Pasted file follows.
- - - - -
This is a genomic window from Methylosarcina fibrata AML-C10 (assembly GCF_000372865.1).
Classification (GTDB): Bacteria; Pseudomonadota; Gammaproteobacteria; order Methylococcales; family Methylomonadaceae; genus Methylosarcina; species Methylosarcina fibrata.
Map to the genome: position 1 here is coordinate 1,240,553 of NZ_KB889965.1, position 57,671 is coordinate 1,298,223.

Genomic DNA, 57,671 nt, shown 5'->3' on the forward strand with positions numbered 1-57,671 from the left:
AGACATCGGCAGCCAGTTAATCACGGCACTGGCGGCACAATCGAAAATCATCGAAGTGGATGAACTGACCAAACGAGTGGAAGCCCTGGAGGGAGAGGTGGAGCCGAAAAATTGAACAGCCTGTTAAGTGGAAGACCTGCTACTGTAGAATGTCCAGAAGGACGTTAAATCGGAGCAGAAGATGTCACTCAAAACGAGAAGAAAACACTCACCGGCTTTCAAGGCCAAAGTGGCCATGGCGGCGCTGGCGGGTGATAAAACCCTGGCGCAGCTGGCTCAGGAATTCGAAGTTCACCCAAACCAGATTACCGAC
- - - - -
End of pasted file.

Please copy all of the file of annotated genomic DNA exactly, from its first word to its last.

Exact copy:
This is a genomic window from Methylosarcina fibrata AML-C10 (assembly GCF_000372865.1).
Classification (GTDB): Bacteria; Pseudomonadota; Gammaproteobacteria; order Methylococcales; family Methylomonadaceae; genus Methylosarcina; species Methylosarcina fibrata.
Map to the genome: position 1 here is coordinate 1,240,553 of NZ_KB889965.1, position 57,671 is coordinate 1,298,223.

Genomic DNA, 57,671 nt, shown 5'->3' on the forward strand with positions numbered 1-57,671 from the left:
AGACATCGGCAGCCAGTTAATCACGGCACTGGCGGCACAATCGAAAATCATCGAAGTGGATGAACTGACCAAACGAGTGGAAGCCCTGGAGGGAGAGGTGGAGCCGAAAAATTGAACAGCCTGTTAAGTGGAAGACCTGCTACTGTAGAATGTCCAGAAGGACGTTAAATCGGAGCAGAAGATGTCACTCAAAACGAGAAGAAAACACTCACCGGCTTTCAAGGCCAAAGTGGCCATGGCGGCGCTGGCGGGTGATAAAACCCTGGCGCAGCTGGCTCAGGAATTCGAAGTTCACCCAAACCAGATTACCGAC